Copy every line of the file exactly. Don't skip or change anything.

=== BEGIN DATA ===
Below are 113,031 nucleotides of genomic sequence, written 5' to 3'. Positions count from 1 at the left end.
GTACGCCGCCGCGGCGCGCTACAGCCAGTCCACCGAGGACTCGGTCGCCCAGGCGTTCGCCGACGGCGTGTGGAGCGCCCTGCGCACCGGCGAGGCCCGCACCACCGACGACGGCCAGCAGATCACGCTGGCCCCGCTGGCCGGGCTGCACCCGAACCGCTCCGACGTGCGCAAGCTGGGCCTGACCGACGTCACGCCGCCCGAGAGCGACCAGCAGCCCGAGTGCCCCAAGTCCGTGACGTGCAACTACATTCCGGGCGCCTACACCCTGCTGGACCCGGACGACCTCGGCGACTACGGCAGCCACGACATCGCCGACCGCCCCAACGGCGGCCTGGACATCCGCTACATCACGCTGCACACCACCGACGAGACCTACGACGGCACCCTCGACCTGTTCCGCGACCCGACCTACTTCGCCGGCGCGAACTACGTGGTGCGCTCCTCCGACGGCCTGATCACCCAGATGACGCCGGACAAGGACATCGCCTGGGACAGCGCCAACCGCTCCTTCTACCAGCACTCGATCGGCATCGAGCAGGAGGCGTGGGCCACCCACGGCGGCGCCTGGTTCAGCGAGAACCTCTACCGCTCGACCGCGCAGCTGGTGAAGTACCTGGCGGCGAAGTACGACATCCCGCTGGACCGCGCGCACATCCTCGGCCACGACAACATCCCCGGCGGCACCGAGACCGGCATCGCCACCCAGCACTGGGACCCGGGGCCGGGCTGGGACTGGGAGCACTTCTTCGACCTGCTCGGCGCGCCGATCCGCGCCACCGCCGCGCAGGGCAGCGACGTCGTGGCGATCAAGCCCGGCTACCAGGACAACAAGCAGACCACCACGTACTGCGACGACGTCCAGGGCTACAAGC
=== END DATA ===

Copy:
Below are 113,031 nucleotides of genomic sequence, written 5' to 3'. Positions count from 1 at the left end.
GTACGCCGCCGCGGCGCGCTACAGCCAGTCCACCGAGGACTCGGTCGCCCAGGCGTTCGCCGACGGCGTGTGGAGCGCCCTGCGCACCGGCGAGGCCCGCACCACCGACGACGGCCAGCAGATCACGCTGGCCCCGCTGGCCGGGCTGCACCCGAACCGCTCCGACGTGCGCAAGCTGGGCCTGACCGACGTCACGCCGCCCGAGAGCGACCAGCAGCCCGAGTGCCCCAAGTCCGTGACGTGCAACTACATTCCGGGCGCCTACACCCTGCTGGACCCGGACGACCTCGGCGACTACGGCAGCCACGACATCGCCGACCGCCCCAACGGCGGCCTGGACATCCGCTACATCACGCTGCACACCACCGACGAGACCTACGACGGCACCCTCGACCTGTTCCGCGACCCGACCTACTTCGCCGGCGCGAACTACGTGGTGCGCTCCTCCGACGGCCTGATCACCCAGATGACGCCGGACAAGGACATCGCCTGGGACAGCGCCAACCGCTCCTTCTACCAGCACTCGATCGGCATCGAGCAGGAGGCGTGGGCCACCCACGGCGGCGCCTGGTTCAGCGAGAACCTCTACCGCTCGACCGCGCAGCTGGTGAAGTACCTGGCGGCGAAGTACGACATCCCGCTGGACCGCGCGCACATCCTCGGCCACGACAACATCCCCGGCGGCACCGAGACCGGCATCGCCACCCAGCACTGGGACCCGGGGCCGGGCTGGGACTGGGAGCACTTCTTCGACCTGCTCGGCGCGCCGATCCGCGCCACCGCCGCGCAGGGCAGCGACGTCGTGGCGATCAAGCCCGGCTACCAGGACAACAAGCAGACCACCACGTACTGCGACGACGTCCAGGGCTACAAGC